The tragic shooting of a TSA officer and wounding of three others last Friday, November 1 at Los Angeles International Airport gives us all pause to reflect on our societal ills. But it also presents a lesson for those in the travel industry on how to effectively deal with communications during the hectic hours when a bad situation is unfolding.
Skift Travel IQ, a New York-based company that offers news and other information services to professionals in the travel industry, published a revealing article on the topic earlier this week, “How Los Angeles Airport Turned to Twitter During Friday’s Shooting Incident.”
Reporter Samantha Shankman recounts how the airport’s public relations and social media specialist Katherine Alvarado adeptly managed this micro-blogging platform, turning it into “the most watched and up-to-date news source throughout the crisis.” Before the incident, those following Alvarado’s Twitter handle @LAX_Official were accustomed to receiving just six or seven tweets a day from her.
This ballooned to more than 200 tweets on November 1 and more than 300 the following day, providing news updates, retweets from affected airlines along with replies to delayed passengers and everyone else. All of this was sandwiched in-between her more traditional PR duties in such a situation – emails to the press, interviews, getting the facts from law enforcement on the ground and coordinating with airline and airport management. During two press conferences, both the airport’s chief of police and executive director referred to Alvarado’s Twitter feed as “the official outlet for news and updates.”
Interestingly, it was reported that the airport’s established crisis communications plan did not consider using social media. Alvarado realized that she would need to retool LAX’s communications strategy for this burgeoning situation on the fly.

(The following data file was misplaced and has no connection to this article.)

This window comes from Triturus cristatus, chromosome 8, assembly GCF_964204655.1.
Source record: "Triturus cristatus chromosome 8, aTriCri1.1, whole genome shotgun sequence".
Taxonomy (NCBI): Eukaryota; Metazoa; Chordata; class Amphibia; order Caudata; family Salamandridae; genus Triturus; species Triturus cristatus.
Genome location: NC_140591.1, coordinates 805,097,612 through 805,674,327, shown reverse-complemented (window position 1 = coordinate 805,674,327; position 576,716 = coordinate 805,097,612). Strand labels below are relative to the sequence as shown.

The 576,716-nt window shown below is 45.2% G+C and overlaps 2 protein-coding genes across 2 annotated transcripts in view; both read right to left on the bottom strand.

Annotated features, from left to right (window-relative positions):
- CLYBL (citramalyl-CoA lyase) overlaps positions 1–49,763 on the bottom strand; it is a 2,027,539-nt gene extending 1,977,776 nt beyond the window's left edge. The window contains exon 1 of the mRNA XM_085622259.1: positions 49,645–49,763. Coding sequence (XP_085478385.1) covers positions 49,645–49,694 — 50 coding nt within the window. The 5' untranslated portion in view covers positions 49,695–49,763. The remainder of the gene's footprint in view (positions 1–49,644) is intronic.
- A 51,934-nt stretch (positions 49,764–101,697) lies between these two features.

That's a telling indication of how social media, and particularly Twitter, has become the go-to tool for real time delivery of factual information during a crisis.
There will be a lot of second-guessing and finger pointing regarding the emergency response to the LAX shootings, as reported in this Los Angeles Times article, but @LAX_Official proved to be a bright spot, one that can provide tour and cruise ship operators with some valuable lessons.
Basic Guidelines for Crisis Media Management
Some of the following recommendations seem obvious. Surprisingly, however, there are many travel companies that do not have basic protocols in place for communicating with various stakeholders – press, employees, families of travelers, or the general public – when something goes wrong.
1. Develop a crisis media plan at your company.
Many tour operators – and all the cruise lines that I'm familiar with – have emergency response plans in place to respond to a crisis in the field or at sea. But some travel companies might not consider media handling as an integral part of this plan. They should. The LAX incident also demonstrates that proactive use of social media can be an effective component of crisis media plans.
2. Have a primary point person in place for crisis communications.
Preferably this is someone already familiar with dealing with the media. His or her function is to get the facts from a captain aboard ship or tour leader in the field (or from their boss), distill them to the essentials, and relay what is appropriate to stakeholders.
3. Make a master spreadsheet of your key stakeholders.
The lists should be both internal to your company and external – e.g. management, employees, major shareholders, media, top customers, relevant trade associations, critical suppliers, etc. – and you should be prepared to share information with them as soon as possible. Have their contact information – phone numbers and email addresses – on a spreadsheet ready to go. Put yourself in their shoes; consider their perspective and what they expect to hear. Plan to make as much available information public as long as it does not involve security or confidentiality issues.